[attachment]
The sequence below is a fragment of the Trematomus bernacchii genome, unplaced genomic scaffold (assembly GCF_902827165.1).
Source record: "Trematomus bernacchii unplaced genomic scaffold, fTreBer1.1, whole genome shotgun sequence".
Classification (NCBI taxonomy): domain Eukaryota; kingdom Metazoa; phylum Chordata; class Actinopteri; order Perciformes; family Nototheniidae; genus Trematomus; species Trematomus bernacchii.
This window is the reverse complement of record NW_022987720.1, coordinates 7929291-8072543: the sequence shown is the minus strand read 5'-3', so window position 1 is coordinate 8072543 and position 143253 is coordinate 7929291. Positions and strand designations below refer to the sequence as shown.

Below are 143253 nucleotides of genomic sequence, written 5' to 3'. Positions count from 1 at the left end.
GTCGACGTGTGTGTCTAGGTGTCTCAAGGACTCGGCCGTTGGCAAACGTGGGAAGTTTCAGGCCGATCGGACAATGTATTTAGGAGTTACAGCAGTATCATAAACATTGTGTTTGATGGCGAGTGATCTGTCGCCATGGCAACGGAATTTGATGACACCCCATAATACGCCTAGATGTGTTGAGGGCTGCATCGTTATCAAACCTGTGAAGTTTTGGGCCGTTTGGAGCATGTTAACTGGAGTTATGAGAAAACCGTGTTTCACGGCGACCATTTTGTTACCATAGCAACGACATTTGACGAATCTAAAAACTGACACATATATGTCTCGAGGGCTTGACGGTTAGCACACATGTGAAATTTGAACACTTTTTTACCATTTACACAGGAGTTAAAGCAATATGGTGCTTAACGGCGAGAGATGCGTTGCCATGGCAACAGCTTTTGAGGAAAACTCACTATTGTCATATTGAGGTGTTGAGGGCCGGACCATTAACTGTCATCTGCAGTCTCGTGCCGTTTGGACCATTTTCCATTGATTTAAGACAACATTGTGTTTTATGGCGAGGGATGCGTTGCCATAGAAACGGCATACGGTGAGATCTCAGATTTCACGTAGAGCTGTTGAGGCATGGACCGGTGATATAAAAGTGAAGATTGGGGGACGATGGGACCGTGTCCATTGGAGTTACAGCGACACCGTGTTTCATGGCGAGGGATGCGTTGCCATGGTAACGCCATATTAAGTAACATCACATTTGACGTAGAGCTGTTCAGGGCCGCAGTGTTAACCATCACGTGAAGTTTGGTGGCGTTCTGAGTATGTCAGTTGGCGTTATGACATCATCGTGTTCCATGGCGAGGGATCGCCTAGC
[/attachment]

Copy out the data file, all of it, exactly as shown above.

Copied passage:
The sequence below is a fragment of the Trematomus bernacchii genome, unplaced genomic scaffold (assembly GCF_902827165.1).
Source record: "Trematomus bernacchii unplaced genomic scaffold, fTreBer1.1, whole genome shotgun sequence".
Classification (NCBI taxonomy): domain Eukaryota; kingdom Metazoa; phylum Chordata; class Actinopteri; order Perciformes; family Nototheniidae; genus Trematomus; species Trematomus bernacchii.
This window is the reverse complement of record NW_022987720.1, coordinates 7929291-8072543: the sequence shown is the minus strand read 5'-3', so window position 1 is coordinate 8072543 and position 143253 is coordinate 7929291. Positions and strand designations below refer to the sequence as shown.

Below are 143253 nucleotides of genomic sequence, written 5' to 3'. Positions count from 1 at the left end.
GTCGACGTGTGTGTCTAGGTGTCTCAAGGACTCGGCCGTTGGCAAACGTGGGAAGTTTCAGGCCGATCGGACAATGTATTTAGGAGTTACAGCAGTATCATAAACATTGTGTTTGATGGCGAGTGATCTGTCGCCATGGCAACGGAATTTGATGACACCCCATAATACGCCTAGATGTGTTGAGGGCTGCATCGTTATCAAACCTGTGAAGTTTTGGGCCGTTTGGAGCATGTTAACTGGAGTTATGAGAAAACCGTGTTTCACGGCGACCATTTTGTTACCATAGCAACGACATTTGACGAATCTAAAAACTGACACATATATGTCTCGAGGGCTTGACGGTTAGCACACATGTGAAATTTGAACACTTTTTTACCATTTACACAGGAGTTAAAGCAATATGGTGCTTAACGGCGAGAGATGCGTTGCCATGGCAACAGCTTTTGAGGAAAACTCACTATTGTCATATTGAGGTGTTGAGGGCCGGACCATTAACTGTCATCTGCAGTCTCGTGCCGTTTGGACCATTTTCCATTGATTTAAGACAACATTGTGTTTTATGGCGAGGGATGCGTTGCCATAGAAACGGCATACGGTGAGATCTCAGATTTCACGTAGAGCTGTTGAGGCATGGACCGGTGATATAAAAGTGAAGATTGGGGGACGATGGGACCGTGTCCATTGGAGTTACAGCGACACCGTGTTTCATGGCGAGGGATGCGTTGCCATGGTAACGCCATATTAAGTAACATCACATTTGACGTAGAGCTGTTCAGGGCCGCAGTGTTAACCATCACGTGAAGTTTGGTGGCGTTCTGAGTATGTCAGTTGGCGTTATGACATCATCGTGTTCCATGGCGAGGGATCGCCTAGC